After installation, right click on the LRCAT file choose Axcrypt from the context menu and encrypt it. Don’t forget the password. When you want to access it, just double click and enter the password. When done, it will go back to encrypted format.

    You can also create a shortcut to the encrypted file (it has an axx extension) and even change the icon to the LR2 icon, making the process nearly invisible.

  6. Tysen 9 January, 2009 at 15:23 Reply

    Two questions.

    1) What is the best/fastest way to download all your presets? My exploration has only resulted in the, “open every preset post and download via the link.” Is there some secret static page that I can go to that lists them all?

    2) I’ve been shopping for a new laptop to run Lightroom and Photoshop and I was curious to know what would the “recommended system requirements” be as opposed to Adobe’s “minimum system requirements.” I tested Lightroom out on my fairly new work laptop and it didn’t perform up to my standards or match what I’ve seen in tutorials. I’ve also seen some laptops being sold as “pro photographer laptops,” but they are well out of my price range. I guess I should be looking for things like 64-bit, plenty of ram, and a fast processor, but how many cores or what kind of graphics card? I’d consider both Mac and PC. I’m interested in your expert advice and that of your readers.

  7. kai jensen 8 January, 2009 at 17:44 Reply

    I did not how to get this message to you so this was the only option i find. I have one simple sequestration to improve Lightroom.
    I love to stack my edited files with the original raw files.
    But why cant this be done from cataloges?

    All the best
    Kai jensen

  8. Dennis Zito 8 January, 2009 at 10:09 Reply

    Hey Matt,

    I found away to make pre-sets for the Canon extended function styles. It requires that you use the DNG profile editor that was part of the original pre-sets. This profile editor is still beta, but it works great for these. Also, you need to have Canon’s DPP program. Heres what I did.

    Load the extend feature into DPP and applied the feature.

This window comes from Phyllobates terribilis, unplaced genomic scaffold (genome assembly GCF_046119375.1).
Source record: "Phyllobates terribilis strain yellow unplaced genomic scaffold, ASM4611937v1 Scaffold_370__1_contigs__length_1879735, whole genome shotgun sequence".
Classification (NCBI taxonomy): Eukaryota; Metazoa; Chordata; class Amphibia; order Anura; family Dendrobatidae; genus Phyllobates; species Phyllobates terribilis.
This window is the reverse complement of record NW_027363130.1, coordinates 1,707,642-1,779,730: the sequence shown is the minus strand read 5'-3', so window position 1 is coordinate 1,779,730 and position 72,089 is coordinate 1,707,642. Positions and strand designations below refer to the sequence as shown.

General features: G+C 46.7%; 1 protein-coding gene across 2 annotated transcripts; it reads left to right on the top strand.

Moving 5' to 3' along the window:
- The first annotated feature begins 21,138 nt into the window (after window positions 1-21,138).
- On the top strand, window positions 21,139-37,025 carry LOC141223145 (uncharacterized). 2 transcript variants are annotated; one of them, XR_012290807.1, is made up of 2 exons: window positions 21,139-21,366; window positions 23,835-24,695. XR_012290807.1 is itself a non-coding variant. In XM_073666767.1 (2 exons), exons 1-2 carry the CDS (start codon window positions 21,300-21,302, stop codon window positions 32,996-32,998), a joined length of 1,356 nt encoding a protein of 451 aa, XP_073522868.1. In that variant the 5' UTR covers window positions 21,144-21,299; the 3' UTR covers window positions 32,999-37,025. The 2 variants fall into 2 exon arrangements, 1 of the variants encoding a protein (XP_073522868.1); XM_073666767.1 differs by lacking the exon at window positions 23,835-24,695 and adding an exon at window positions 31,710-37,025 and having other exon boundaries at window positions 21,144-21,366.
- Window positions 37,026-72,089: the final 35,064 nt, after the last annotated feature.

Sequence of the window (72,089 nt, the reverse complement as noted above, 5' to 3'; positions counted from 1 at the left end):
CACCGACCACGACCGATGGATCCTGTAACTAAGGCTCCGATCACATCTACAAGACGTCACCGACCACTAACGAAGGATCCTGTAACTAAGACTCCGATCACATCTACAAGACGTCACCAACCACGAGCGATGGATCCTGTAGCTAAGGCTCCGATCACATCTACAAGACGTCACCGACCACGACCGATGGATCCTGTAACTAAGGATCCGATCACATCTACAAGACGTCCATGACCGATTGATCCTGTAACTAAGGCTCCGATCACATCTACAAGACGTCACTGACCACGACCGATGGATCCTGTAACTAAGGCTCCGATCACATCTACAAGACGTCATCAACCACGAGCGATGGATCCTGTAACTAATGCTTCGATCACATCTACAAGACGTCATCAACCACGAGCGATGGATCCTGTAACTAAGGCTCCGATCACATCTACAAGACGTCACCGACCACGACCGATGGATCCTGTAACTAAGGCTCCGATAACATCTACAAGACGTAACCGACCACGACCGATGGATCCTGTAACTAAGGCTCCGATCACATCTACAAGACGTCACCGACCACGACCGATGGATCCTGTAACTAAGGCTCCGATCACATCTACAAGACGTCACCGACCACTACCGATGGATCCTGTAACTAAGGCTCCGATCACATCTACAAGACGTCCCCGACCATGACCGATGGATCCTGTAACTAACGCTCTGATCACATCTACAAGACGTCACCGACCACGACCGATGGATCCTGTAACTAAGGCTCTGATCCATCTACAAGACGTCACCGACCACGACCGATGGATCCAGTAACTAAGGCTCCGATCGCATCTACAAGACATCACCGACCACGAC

Save the picture under a different name.
    Convert the picture to DNG.
    Load it into the DNG profile editor.
    Save it as a Profile and bang you have a new preset.

    I used this for Autumn Hues and Twilight. It’s was close enough for me.



  9. Thom Hogan 7 January, 2009 at 16:40 Reply

    > Although the profiles are called D2X theyÂ’re actually profiles for all Nikon cameras. Honestly, I donÂ’t really get it.

    It’s a historical anomaly. Nikon at one time had several different image processing things that all were kind of hidden. Instead of straight Color Spaces, they had these things called Color Modes (and eventually Color Modes AND Color Spaces). On the consumer cameras they had Image Optimization controls. The first camera that really integrated all of this into one better system was the D2x.

    With the next generation of cameras we got Picture Controls, and they were optimized in color, contrast, and linearity differently than the old style. Many pro shooters immediately objected. Their new D3 didn’t match their old D2x, so it was difficult to submit batches of photos from both cameras intermixed in a session. So many of us complained, that Nikon fairly quickly took their old optimizations and put them into Picture Controls: the D2XMODE1, D2XMODE2, and D2XMODE3 Picture Controls are attempts to mimic what came together with the D2x style of processing controls. And they actually are pretty close.

    So, if you’re shooting with an older Nikon DSLR model and want to mimic that look, you should try the three D2XMODE Picture Controls. However, I’ll point out that LANDSCAPE is a newer take on D2XMODE3 and PORTRAIT is a newer take on D2XMODE1. If all you’re using is newer Nikon bodies, you probably want to use those, instead.

  10. logge 7 January, 2009 at 13:30 Reply

    hi matt,
    a note to the D2X profiles. Nikon created these, because many that switched to the D3 or D300 missed the out of camera look that they got from the D2X before. so nikon created these D2X profiles to let the new cameras simulate the look of the old D2X files. so this has nothing to do with the camera you are using, the idea is only to get the look of the old D2X back

  11. Jonathan Wolfe 7 January, 2009 at 13:12 Reply

    I’ve been using LR since 1.0 and really like it. (Good thing since I don’t own Photoshop and am frankly, intimidated by it.) I recently recently switched to the Mac OS X. But now I’m in trouble. I used to use Imagenomic for Windows. Now I need a Mac compatible stand alone noise reduction program to supplement LR 2.2. Any suggestions?